# Homework Help: Logorithm/Exponential bacteria growth? Quick yes or no question.

1. Feb 21, 2013

### Matriculator

Is this question equals to "after 9 hours"? I'm saying this because with each 2 hours, it's growing by a factor of 6 right? So it should normally be "after 9 hours" that the bacteria would have that mass?! I just want to know if it's right or not. I know of another way to solve it but it gives me a different answer. It this isn't right, I'll use that. Thank you.

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2. Feb 21, 2013

### Mentallic

No.
Exponential growth isn't linear growth, and that's what you're doing. Thriving populations do not grow at a linear scale.

3. Feb 21, 2013

### Matriculator

Thank you. By re-doing it using g=e^rt, I got around 11. I think that about right, right?

4. Feb 21, 2013

### HallsofIvy

"Around 11 hours"? You can be more accurate than that. How many minutes or even seconds?

5. Feb 21, 2013

### Staff: Mentor

If your estimate when mistakenly modelling it as linear growth was 9 hours to reach a particular mass, then modelling it as an exponential growth should give an answer less than 9 hours, I'd expect. So an answer of 11 hours sounds way off.

Why don't you show the steps in your working? (Unless maybe you are not wanting to present others in your class with a fully worked answer?)

6. Feb 21, 2013

### Matriculator

Now I'm really confused. Redoing it I got 14.04 or something of the sort. Which was done by doing Ln(11)-Ln(17)=Answer. I took the answer and divided it by 2(because of the 2 hour difference). After doing that I took the Ln of 23 and divided it by the answer that I got for Ln(23). I'd made a mistake but I got somewhere around "14.04 hours". I thought that since the mass was increasing so would the time(the "after how many hours").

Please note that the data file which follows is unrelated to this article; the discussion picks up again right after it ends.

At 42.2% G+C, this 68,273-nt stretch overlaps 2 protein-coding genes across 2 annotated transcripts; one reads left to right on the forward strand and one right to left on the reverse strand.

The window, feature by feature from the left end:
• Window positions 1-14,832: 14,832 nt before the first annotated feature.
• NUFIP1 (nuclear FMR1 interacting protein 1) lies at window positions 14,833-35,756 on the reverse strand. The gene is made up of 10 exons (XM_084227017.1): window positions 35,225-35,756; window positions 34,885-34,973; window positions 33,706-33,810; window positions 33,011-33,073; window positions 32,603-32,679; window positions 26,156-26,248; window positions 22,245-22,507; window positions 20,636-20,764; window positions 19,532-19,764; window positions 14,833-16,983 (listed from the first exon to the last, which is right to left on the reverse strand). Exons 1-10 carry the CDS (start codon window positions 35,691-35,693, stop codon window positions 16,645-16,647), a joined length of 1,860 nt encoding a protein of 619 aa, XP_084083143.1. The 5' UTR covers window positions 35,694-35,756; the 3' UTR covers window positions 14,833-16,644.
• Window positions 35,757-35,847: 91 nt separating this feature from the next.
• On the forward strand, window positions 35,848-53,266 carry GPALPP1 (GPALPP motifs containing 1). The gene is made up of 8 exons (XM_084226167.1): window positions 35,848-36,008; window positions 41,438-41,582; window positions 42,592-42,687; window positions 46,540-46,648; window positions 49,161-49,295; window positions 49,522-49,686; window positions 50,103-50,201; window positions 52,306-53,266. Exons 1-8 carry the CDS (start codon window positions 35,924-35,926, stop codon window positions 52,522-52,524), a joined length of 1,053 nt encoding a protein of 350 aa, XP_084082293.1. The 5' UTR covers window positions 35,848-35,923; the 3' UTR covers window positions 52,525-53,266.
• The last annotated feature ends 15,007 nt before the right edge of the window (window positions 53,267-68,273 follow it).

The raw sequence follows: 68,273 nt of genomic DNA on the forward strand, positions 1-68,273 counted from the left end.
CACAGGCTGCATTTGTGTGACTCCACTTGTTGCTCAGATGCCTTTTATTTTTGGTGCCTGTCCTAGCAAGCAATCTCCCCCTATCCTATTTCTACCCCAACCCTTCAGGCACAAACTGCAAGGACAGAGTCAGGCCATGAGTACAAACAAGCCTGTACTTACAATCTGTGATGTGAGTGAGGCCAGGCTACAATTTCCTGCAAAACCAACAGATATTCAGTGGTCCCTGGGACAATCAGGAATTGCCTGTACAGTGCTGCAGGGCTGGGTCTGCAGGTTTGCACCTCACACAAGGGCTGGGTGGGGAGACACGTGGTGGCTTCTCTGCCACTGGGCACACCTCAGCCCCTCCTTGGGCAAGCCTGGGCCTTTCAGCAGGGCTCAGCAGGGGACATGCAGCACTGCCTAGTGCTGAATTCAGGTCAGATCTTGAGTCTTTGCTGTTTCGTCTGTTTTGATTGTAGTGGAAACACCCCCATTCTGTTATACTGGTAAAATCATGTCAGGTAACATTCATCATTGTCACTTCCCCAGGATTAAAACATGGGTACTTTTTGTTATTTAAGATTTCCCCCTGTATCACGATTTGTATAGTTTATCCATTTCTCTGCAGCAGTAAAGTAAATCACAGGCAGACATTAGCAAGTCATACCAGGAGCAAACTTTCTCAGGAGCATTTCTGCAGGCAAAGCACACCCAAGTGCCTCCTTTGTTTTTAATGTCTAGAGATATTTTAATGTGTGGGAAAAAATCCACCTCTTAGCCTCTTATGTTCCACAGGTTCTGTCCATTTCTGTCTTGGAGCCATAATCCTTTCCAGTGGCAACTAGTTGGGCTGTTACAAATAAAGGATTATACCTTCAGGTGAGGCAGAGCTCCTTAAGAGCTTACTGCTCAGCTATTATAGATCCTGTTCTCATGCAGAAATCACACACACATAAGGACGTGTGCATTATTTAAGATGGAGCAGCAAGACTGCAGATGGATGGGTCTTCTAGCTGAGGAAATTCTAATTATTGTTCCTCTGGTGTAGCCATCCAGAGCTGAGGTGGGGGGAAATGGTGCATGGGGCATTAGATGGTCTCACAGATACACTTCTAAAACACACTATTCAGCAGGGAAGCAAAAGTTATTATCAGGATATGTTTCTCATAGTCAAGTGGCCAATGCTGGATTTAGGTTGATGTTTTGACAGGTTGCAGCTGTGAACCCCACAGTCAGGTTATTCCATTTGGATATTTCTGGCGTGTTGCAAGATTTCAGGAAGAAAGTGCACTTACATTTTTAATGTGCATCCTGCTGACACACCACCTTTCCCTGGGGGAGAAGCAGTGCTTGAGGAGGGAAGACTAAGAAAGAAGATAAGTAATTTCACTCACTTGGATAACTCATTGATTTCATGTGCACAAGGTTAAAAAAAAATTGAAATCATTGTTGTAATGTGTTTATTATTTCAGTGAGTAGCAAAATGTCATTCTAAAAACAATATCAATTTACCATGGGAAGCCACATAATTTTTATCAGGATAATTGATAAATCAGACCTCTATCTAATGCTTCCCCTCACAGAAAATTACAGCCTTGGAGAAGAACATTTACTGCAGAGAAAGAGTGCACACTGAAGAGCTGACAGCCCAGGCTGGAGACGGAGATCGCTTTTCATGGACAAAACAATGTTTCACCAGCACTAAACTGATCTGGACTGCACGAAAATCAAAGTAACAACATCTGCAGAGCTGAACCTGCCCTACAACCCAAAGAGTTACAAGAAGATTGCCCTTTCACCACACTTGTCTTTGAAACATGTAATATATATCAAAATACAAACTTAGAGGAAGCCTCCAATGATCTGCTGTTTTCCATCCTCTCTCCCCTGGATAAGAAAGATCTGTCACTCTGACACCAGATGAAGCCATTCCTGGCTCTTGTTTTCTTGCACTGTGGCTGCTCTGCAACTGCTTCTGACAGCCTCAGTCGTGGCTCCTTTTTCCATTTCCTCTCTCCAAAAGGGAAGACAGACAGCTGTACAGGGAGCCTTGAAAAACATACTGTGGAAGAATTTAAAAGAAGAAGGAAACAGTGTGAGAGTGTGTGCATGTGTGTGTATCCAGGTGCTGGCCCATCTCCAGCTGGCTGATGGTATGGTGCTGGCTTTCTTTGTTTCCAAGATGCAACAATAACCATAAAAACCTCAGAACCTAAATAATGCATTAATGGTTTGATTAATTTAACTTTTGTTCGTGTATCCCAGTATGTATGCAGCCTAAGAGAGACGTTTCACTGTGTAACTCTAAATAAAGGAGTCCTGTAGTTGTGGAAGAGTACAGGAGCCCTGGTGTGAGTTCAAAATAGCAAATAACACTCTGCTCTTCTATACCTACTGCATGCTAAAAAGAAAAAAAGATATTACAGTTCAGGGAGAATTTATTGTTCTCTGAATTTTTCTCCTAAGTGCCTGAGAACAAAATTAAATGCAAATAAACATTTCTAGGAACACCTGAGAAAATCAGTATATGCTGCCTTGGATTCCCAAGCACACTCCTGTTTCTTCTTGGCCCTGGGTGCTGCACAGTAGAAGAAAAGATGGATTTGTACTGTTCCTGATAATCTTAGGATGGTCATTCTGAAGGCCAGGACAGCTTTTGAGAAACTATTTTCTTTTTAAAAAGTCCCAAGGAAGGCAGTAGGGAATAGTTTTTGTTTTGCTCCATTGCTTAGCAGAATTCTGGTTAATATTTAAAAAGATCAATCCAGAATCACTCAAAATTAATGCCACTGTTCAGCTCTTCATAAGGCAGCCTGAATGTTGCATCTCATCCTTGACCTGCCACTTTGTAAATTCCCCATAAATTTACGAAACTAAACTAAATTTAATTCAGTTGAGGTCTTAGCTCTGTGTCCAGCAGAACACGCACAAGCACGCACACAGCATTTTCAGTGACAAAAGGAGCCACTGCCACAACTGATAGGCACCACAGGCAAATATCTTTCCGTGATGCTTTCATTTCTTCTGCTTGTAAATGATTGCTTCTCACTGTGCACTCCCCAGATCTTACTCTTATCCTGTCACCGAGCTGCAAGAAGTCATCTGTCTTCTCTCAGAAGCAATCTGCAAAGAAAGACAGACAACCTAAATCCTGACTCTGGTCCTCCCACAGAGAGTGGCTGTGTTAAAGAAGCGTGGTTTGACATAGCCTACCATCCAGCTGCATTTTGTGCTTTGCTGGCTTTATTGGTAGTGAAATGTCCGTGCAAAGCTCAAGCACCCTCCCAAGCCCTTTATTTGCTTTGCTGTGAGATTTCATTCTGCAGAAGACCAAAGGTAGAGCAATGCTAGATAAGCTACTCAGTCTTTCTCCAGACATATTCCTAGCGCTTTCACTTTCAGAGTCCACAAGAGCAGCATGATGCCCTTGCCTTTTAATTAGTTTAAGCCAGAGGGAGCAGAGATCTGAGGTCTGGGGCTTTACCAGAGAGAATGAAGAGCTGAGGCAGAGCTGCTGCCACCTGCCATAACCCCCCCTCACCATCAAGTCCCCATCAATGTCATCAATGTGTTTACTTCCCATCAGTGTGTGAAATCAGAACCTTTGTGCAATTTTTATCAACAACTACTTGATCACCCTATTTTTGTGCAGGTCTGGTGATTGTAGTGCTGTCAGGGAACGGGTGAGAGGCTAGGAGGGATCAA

Last edited: Feb 21, 2013
7. Feb 21, 2013

### Matriculator

I got a decimal number. 14.04, which I guess would be 14 hours and 2.4 minutes.

8. Feb 21, 2013

### Mentallic

Well that solution is a mess... Too many logical errors to count.

Let's start again from the beginning, shall we? The formula you want to use is

$$M=Ae^{rt}$$ where M is the mass of bacteria at time t, A is the initial amount of bacteria and r is the growth rate.
We don't know A or r, so we want to find them.

The first piece of info we are given is that after 5 hours, we have 11 grams of bacteria, so we will plug those values into the formula to obtain:

$$11 = Ae^{5r}$$

Using the second piece of info, we get

$$17 = Ae^{7r}$$

These are two equations in two unknowns, so it's possible to solve for A and r. Can you do this yourself?

p.s.
Since it took 2 hours to grow 6 grams more from 11 to 17g, it should take less than 2 hours to grow 6g more from 17 to 23g because of exponential growth (it grows faster as time goes on).

9. Feb 21, 2013

### Matriculator

I'm at school right now, I've class in a few minutes. But I'm going to print this out and try. Thank you.